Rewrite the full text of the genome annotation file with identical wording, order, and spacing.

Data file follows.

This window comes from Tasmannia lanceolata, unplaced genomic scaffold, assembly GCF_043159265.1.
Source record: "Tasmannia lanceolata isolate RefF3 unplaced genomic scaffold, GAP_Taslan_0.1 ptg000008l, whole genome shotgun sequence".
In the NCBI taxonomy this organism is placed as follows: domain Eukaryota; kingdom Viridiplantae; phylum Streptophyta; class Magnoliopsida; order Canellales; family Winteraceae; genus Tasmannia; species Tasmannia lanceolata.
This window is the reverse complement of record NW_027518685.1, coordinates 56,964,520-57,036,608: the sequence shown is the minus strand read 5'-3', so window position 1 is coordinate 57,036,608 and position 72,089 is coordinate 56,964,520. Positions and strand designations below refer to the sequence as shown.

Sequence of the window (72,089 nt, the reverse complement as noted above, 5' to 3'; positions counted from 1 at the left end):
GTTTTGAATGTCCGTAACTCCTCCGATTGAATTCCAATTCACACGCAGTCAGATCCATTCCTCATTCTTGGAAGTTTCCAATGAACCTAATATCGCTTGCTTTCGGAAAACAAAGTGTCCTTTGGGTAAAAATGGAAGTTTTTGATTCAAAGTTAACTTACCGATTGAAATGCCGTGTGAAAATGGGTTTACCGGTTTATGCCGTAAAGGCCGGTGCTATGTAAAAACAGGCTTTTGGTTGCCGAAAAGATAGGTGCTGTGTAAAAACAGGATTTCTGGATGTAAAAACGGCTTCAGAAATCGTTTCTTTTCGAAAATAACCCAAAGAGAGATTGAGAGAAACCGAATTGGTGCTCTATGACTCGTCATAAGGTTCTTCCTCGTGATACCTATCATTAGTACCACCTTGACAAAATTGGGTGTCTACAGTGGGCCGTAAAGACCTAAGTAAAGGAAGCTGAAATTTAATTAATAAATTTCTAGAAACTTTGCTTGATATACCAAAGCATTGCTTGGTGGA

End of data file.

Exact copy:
This window comes from Tasmannia lanceolata, unplaced genomic scaffold, assembly GCF_043159265.1.
Source record: "Tasmannia lanceolata isolate RefF3 unplaced genomic scaffold, GAP_Taslan_0.1 ptg000008l, whole genome shotgun sequence".
In the NCBI taxonomy this organism is placed as follows: domain Eukaryota; kingdom Viridiplantae; phylum Streptophyta; class Magnoliopsida; order Canellales; family Winteraceae; genus Tasmannia; species Tasmannia lanceolata.
This window is the reverse complement of record NW_027518685.1, coordinates 56,964,520-57,036,608: the sequence shown is the minus strand read 5'-3', so window position 1 is coordinate 57,036,608 and position 72,089 is coordinate 56,964,520. Positions and strand designations below refer to the sequence as shown.

Sequence of the window (72,089 nt, the reverse complement as noted above, 5' to 3'; positions counted from 1 at the left end):
GTTTTGAATGTCCGTAACTCCTCCGATTGAATTCCAATTCACACGCAGTCAGATCCATTCCTCATTCTTGGAAGTTTCCAATGAACCTAATATCGCTTGCTTTCGGAAAACAAAGTGTCCTTTGGGTAAAAATGGAAGTTTTTGATTCAAAGTTAACTTACCGATTGAAATGCCGTGTGAAAATGGGTTTACCGGTTTATGCCGTAAAGGCCGGTGCTATGTAAAAACAGGCTTTTGGTTGCCGAAAAGATAGGTGCTGTGTAAAAACAGGATTTCTGGATGTAAAAACGGCTTCAGAAATCGTTTCTTTTCGAAAATAACCCAAAGAGAGATTGAGAGAAACCGAATTGGTGCTCTATGACTCGTCATAAGGTTCTTCCTCGTGATACCTATCATTAGTACCACCTTGACAAAATTGGGTGTCTACAGTGGGCCGTAAAGACCTAAGTAAAGGAAGCTGAAATTTAATTAATAAATTTCTAGAAACTTTGCTTGATATACCAAAGCATTGCTTGGTGGA